Well, At Least We Get Better Hospital Food

You just have to love the propaganda that the Obama friendly sources crank out. Yahoo Finance projects a “6 of one, half a dozen of the other” view:

There’s no way to tell now how well reform will work, but there are some trends – both positive and negative – we’re seeing already and expect to see when the law’s remaining provisions roll out.

Why, there is just no way that we can know how this will work out but just look at the “positive and negative” aspects:

1. Young, healthy adults won’t buy coverage

The Obama administration aims to enroll at least 2.7 million young adults – a group that’s historically been uninsured at higher rates than other age groups – through the exchanges for coverage in 2014. But there are indications that 20-somethings won’t be buying in and will instead opt to pay the penalty. (The penalty is $95 per person for 2014 or 1% of yearly income, whichever is higher. In 2016 it increases to 2.5% of income or $695.)…

2. Uptick in early retirement

With health costs in retirement topping $200,000, according to some estimates, many Americans find they have to keep working just for the employer-sponsored insurance (workers can’t sign up forMedicare until age 65). According to a January report from the Employee Benefits Research Institute, 19% of retirees said they had worked longer than they would’ve liked to in order to continue receiving employer-sponsored insurance…

They say this like it is a good thing but it just puts more pressure on Social Security.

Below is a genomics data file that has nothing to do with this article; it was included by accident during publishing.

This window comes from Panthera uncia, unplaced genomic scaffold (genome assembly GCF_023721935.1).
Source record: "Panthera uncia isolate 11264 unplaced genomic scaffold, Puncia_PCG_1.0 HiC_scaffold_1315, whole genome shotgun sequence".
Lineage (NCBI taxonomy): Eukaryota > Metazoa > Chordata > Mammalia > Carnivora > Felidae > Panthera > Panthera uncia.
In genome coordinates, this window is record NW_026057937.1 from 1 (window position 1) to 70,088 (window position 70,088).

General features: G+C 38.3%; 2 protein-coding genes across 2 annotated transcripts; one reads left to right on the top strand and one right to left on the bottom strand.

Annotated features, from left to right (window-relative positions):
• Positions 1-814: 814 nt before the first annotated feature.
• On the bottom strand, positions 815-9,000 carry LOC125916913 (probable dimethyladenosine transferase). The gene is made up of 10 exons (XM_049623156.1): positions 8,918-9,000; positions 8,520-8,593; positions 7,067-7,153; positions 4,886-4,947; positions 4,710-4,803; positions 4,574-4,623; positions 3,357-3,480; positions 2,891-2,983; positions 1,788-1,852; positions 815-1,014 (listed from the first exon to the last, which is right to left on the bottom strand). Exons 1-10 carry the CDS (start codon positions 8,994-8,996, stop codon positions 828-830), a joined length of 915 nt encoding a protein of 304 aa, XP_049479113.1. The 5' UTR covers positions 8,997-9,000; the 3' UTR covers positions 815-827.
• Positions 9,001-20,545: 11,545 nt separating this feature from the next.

3. Some people won’t find their current plans on exchanges

Beginning in 2014 insurance sold to individuals and small businesses on an exchange must be at one of four “actuarial value levels”: 60% (bronze plan), 70% (sliver), 80% (gold) and 90% (platinum). This means, for example, the bronze plan covers 60% of medical expenses. The higher the actuarial value, the lower the out-of-pocket costs and higher premiums paid by the consumer. So platinum plans would have the highest monthly premiums and lowest out-of-pocket costs, but the plan will pay more of the costs if you need a lot of medical care…

4. Better hospital food

Banana-nut pancakes and rack of lamb for your hospital stay, courtesy of Obamacare? A Kaiser Health News and USA Today report this week found that hospital administrators are paying more attention to food service in an effort to boost patient satisfaction ratings. Under the ACA, since last year Medicare began paying hospitals based partly on their these ratings, essentially tying patients’ assessments on everything from room tidiness to nurse availability to payments. Medicare has been publishing patient-satisfaction scores on its Hospital Compare website since 2008, but hasn’t used them to adjust payments

5. Surprise tax bills

A key ACA provision provides tax credits to low- and middle-income consumers to help them purchase coverage on the exchanges. The subsidies are available to those with incomes of up to four times the federal poverty level – which this year is $45,960 for an individual or $94,200 for a family of four. The lower your income, the bigger the subsidy. A potential snag is that eligibility for a subsidy can change year to year if your income fluctuates…

But at least we get better hospital food.

3 thoughts on “Well, At Least We Get Better Hospital Food

  1. I’m surprised that healthcare providers aren’t figured in to the equation. How about these physicians that are opting out of Obamacare and starting cash-only clinics? If that becomes a growing trend, I would imagine that it will have a huge impact on the affordability of the unaffordable healthcare tax. Thankfully, Augger sees me in exchange for voice lessons. I should post a video of his progress…..

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